Preparing our children with IR4.0 skills

It will prepare our children for the future workforce 

pic by TMR

OUR appetite for innovation has grown substantially over the past few years. With digitalisation being the key to this growth, we have seen the rising adoption of new technologies in our daily lives, especially as the world embraces IR4.0. 

This revolution is ultimately changing the way we connect, live, work and educate our children. 

While this innovation represents progress, it may impact the current workforce, especially in how people interact with technology to perform their daily activities. 

With the growing sophistication of artificial intelligence and automation technology, McKinsey and Co estimates that 4.5 million jobs could be displaced in Malaysia by 2030, and globally, this figure may rise up to 800 million. 

But McKinsey also predicts that about six million new jobs will be created in Malaysia during the same period, and this calls for the workforce to be equipped with digital knowledge and related skills to adapt to the rapid changes in the technology landscape. 

Overview Of IR4.0 In Malaysia

To prepare the local workforce, the Malaysian government introduced the National IR4.0 policy in June 2021. 

It was developed as a guiding principle to help the nation to increase workforce productivity by 30% across all sectors by 2030 — especially in the agriculture, manufacturing and services sectors. 

The policy has 16 strategies — six are targeted at equipping society with necessary skills to adopt IR4.0. 

The strategies include plans to upskill 20% of the current semi-and low-skilled workers, and there is the expectation to adequately train teachers to use IR 4.0 technologies in their lessons by 2030. 

To realise this goal, the Malaysian workforce is being offered the opportunity to upskill through government-run sectoral-based development centres and incentive programmes. 

IR4.0 on the Malaysian Education Landscape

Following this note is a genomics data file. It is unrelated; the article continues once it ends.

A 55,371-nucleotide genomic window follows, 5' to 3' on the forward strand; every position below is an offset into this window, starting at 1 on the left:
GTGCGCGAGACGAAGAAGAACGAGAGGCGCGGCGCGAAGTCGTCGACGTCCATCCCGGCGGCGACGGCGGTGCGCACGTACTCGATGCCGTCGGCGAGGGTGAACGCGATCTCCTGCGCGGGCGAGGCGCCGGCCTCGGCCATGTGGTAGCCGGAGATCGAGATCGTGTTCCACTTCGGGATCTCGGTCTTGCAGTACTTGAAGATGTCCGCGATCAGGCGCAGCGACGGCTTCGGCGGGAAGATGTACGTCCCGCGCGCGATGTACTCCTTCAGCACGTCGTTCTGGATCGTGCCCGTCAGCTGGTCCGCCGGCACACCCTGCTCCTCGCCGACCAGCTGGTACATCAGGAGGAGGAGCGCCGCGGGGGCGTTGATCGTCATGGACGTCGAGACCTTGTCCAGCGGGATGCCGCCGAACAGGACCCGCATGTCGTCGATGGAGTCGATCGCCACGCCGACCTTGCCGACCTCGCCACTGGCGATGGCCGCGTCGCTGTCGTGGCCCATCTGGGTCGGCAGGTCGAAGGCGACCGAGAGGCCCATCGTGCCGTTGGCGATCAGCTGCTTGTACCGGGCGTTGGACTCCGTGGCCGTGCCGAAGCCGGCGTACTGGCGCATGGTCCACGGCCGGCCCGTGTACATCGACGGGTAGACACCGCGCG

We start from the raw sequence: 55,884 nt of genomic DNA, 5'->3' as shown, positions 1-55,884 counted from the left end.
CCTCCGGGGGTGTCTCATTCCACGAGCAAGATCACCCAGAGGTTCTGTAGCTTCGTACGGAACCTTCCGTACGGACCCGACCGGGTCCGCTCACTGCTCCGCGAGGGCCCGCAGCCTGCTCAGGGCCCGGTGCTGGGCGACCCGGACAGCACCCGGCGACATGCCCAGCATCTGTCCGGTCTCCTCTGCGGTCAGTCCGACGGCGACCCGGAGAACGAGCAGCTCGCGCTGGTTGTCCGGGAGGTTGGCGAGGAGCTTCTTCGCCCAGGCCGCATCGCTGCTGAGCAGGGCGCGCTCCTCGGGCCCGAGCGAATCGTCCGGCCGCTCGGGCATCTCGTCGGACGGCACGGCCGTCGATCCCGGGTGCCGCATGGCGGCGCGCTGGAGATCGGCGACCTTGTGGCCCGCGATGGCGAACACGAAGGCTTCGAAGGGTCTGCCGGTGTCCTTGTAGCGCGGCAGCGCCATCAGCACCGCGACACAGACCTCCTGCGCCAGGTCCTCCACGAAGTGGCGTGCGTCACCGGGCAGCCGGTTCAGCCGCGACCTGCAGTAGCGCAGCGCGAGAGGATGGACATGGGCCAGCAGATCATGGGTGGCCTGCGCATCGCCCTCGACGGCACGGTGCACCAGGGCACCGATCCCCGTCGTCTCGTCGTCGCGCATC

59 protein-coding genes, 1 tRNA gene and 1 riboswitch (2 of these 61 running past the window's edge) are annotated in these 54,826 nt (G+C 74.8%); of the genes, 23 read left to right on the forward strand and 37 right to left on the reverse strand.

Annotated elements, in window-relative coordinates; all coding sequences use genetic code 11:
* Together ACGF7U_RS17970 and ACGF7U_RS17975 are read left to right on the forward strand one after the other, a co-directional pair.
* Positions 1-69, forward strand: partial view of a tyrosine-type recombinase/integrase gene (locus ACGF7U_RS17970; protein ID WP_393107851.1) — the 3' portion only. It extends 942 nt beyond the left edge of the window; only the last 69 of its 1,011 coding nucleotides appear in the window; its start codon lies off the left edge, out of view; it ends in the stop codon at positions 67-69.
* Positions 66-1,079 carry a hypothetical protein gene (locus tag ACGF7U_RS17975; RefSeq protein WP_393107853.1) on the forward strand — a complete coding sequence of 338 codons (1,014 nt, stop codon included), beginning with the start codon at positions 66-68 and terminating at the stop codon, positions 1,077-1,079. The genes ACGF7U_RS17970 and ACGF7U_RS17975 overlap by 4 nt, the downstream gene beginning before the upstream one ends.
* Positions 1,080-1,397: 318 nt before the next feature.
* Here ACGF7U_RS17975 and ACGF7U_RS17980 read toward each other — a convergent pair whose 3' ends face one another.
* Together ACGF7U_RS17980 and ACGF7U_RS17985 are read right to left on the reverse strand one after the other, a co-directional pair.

As the Malaysian government develops frameworks to support the local workforce in adopting IR4.0 technologies, it is also equally important for the education sector to update their existing teaching and learning curriculums to help the younger generation to prepare for an increasingly digital future. 

Under the guiding principles of the National IR4.0 policy, the government outlines the plans to scale up students’ exposure to technologies, encourage innovation and implement 21st-century learning programmes. 

IR4.0, therefore, presents an opportune time for the education sector to embrace changes and to build a strong curriculum foundation which increases our children’s capacity to deal with the increasingly digitalised world. 

According to Melinda Lim, MIT- stem International School principal, a Cambridge International school in Selangor: “Skills such as programming, robotics and application development are important for students to build the foundation they need for the future.

At MIT-stem International Schools, these skills are currently imbedded into students’ coursework, be it physics, chemistry, mathematics or ICT, for them to explore and be creative with the subjects, and to grasp a better understanding.” 

Such sentiment is echoed in another Cambridge International school in Kuala Lumpur. 

“With the accessibility and availability of most up-to-date technology and learning resources that support the curriculum, I expect that this will have a positive impact on students’ learning and development, especially in their creativity and understanding of how computers are increasingly able to facilitate communication,” added Andrew Dalton, education director at The International School@ParkCity in Desa ParkCity. 

Cambridge International Curriculums for IR4.0

Cambridge International’s primary and lower secondary curriculum now includes computing, which emphasises analytical and critical thinking skills related to digital concepts. 

Designed with IR4.0 in mind, the new computing curriculum specifically focuses on helping young people to develop skills such as programming (coding), computational thinking, data analysis and an understanding of connectivity and automation. 

While not every child may want to become a computer scientist in the future, having a grasp of how computers work will benefit them as they progress into adult lives that revolve on IR4.0. 

As digitalisation is accelerated by the global Covid-19 pandemic, IR4.0 technologies are fast becoming prevalent in our children’s everyday lives. 

The Cambridge primary and lower secondary computing curriculum aims to help them to make sense of the increasingly connected world. 

Through this, we hope to cultivate an informed curiosity and a lasting passion for learning that will prepare our children for the future workforce. 

  • Ben Schmidt is Cambridge International (South-East Asia and Pacific) regional director.

The views expressed are of the writer and do not necessarily reflect the stand of the newspaper’s owners and editorial board.